In electrochemistry, the Nernst equation is an equation which can be used (in conjunction with other information) to determine the equilibrium reduction potential of a half-cell in an electrochemical cell. It can also be used to determine the total voltage (electromotive force) for a full electrochemical cell. It is named after the German physical chemist who first formulated it, Walther Nernst.
The two (ultimately equivalent) equations for these two cases (half-cell, full cell) are as follows:
At room temperature (25 °C), RT/F may be treated like a constant and replaced by .025679 V or 25.679 mV for cells.
It can also be written in terms of millivolts using 59.1 mV instead of .0591 V.
The Nernst potential, of a ion of charge , across a membrane, is determined by the concentration ratio in and outside the cell:
When the membrane is in thermodynamic equilibrium, i.e. no net flux of ions, the membrane potential must be equal to the Nernst potential. However, in physiology, due to active ion pumps, the inside and outside of a cell are not in equilibrium. In this case the resting potential can be determined from e.g. the Goldman equation.
The potential across the cell membrane that exactly opposes net diffusion of a particular ion through the membrane is called the Nernst potential for that ion. As seen above, the magnitude of the Nernst potential is determined by the ratio of the concentrations of that specific ion on the two sides of the membrane. The greater this ratio, the greater the tendency for the ion to diffuse in one direction, and therefore the greater the Nernst potential required to prevent the diffusion.
The Nernst Equation may be derived in several different ways. Chemistry textbooks frequently give the derivation in terms of entropy and the Gibbs free energy, but there is a more intuitive method for anyone familiar with Boltzmann factors.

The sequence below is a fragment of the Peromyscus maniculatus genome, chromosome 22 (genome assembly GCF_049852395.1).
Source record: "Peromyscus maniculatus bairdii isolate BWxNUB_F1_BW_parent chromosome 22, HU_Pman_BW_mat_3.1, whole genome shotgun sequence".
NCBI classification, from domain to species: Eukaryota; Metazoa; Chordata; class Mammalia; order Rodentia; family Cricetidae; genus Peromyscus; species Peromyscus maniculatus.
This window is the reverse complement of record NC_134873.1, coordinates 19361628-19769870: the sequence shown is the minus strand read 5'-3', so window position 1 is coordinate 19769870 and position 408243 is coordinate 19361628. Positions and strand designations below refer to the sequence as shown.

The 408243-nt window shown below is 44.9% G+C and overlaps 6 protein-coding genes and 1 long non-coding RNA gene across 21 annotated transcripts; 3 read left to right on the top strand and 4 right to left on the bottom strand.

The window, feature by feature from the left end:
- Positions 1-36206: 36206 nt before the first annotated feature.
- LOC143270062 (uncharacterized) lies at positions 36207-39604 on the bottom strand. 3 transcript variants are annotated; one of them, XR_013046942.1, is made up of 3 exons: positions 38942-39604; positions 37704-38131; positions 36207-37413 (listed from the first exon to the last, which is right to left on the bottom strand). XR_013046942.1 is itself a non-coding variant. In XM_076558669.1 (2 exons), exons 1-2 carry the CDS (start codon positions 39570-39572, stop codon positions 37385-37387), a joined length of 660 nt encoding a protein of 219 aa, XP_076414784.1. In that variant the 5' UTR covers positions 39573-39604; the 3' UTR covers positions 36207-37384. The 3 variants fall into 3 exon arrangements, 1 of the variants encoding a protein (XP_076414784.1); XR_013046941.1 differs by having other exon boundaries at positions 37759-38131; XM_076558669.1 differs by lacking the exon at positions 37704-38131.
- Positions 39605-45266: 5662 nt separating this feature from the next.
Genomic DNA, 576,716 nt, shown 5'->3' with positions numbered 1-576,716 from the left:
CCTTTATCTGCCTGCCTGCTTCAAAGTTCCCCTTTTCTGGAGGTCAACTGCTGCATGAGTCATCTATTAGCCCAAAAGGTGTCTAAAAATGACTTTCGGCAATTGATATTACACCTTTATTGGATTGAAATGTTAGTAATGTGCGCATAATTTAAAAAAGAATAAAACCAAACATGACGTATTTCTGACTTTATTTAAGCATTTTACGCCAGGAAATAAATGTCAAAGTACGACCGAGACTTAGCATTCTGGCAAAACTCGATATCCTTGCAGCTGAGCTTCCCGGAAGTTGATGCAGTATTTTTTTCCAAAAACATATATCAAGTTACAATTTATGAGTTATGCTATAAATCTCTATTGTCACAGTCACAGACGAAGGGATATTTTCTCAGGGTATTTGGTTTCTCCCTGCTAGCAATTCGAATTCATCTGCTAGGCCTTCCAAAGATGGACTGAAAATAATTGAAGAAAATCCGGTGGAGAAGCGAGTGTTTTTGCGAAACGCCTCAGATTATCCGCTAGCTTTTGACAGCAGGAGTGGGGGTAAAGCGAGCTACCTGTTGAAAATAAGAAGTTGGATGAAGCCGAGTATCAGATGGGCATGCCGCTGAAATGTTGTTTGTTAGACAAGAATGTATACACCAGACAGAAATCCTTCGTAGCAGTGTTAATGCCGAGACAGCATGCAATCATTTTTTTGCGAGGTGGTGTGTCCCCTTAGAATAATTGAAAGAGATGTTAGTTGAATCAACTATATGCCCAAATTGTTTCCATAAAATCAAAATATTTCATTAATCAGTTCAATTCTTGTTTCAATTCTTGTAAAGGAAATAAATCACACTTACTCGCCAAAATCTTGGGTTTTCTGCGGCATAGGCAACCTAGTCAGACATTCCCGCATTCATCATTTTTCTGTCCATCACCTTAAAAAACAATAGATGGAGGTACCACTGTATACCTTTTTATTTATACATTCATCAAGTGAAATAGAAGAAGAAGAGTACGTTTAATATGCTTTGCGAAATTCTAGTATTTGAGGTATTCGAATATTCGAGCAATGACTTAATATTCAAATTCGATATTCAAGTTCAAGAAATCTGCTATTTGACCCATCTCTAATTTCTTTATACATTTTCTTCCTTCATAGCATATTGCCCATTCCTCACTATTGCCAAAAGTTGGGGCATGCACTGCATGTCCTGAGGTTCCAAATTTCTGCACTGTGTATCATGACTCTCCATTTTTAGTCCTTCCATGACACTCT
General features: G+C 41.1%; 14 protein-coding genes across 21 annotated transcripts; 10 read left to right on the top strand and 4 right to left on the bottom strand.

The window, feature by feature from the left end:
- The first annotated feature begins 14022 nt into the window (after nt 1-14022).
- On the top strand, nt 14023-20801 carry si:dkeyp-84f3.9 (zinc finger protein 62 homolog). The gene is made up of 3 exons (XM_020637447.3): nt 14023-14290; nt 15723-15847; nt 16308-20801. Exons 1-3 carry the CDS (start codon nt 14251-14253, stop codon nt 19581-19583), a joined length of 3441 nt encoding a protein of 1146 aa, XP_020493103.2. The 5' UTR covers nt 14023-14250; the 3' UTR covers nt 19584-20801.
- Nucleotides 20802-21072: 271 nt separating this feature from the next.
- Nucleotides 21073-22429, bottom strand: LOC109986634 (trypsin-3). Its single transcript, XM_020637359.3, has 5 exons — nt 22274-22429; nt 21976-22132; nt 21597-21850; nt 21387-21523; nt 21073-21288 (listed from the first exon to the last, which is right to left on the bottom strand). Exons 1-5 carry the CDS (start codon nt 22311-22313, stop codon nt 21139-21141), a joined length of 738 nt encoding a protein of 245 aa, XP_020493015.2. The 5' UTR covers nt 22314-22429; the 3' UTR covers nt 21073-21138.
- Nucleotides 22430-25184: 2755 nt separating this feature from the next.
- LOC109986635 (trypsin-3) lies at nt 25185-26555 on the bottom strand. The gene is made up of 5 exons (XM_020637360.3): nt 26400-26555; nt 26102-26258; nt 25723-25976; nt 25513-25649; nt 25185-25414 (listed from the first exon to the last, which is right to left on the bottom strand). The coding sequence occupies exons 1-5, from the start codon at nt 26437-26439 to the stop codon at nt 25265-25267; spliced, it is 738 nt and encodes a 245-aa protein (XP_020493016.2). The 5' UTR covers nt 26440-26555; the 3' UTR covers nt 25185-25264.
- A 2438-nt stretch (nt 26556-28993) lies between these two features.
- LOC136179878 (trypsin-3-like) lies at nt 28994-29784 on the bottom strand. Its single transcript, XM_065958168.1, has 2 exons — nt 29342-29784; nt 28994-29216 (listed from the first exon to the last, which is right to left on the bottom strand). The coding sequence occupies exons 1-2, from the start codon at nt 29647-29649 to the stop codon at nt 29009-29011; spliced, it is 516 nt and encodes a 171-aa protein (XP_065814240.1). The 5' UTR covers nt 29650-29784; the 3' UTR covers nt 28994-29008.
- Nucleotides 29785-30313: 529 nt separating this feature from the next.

For simplicity, we will consider a solution of redox-active molecules that undergo a one electron reversible reaction
The ratio of oxidized to reduced molecules, [Ox]/[Red], is equivalent to the probability of being oxidized (giving electrons) over the probability of being reduced (taking electrons), which we can write in terms of the Boltzmann factors for these processes:
Quantities here are given per molecule, not per mole, and so Boltzmann's constant k and the electron charge e are used instead of the gas constant R and Faraday's constant F. To convert to the molar quantities given in most chemistry textbooks, it is simply necessary to multiply by Avogadro's number: and .
The entropy of a molecule is defined as
In an electrochemical cell, the cell potential E is the chemical potential available from redox reactions (). E is related to the Gibbs free energy change only by a constant: , where n is the number of electrons transferred. (There is a negative sign because a spontaneous reaction has a negative and a positive E.) The Gibbs free energy is related to the entropy by , where H is the enthalpy and T is the temperature of the system. Using these relations, we can now write the change in Gibbs free energy,
At equilibrium, E = 0 and Q = K. Therefore
Or at standard temperature,
In dilute solutions, the Nernst equation can be expressed directly in terms of concentrations (since activity coefficients are close to unity). But at higher concentrations, the true activities of the ions must be used. This complicates the use of the Nernst equation, since estimation of non-ideal activities of ions generally requires experimental measurements.
The Nernst equation also only applies when there is no net current flow through the electrode. The activity of ions at the electrode surface changes when there is current flow, and there are additional overpotential and resistive loss terms which contribute to the measured potential.
At very low concentrations of the potential determining ions, the potential predicted by Nernst equation tends to ±infinity. This is physically meaningless because, under such conditions, the exchange current density becomes very low, and then other effects tend to take control of the electrochemical behavior of the system.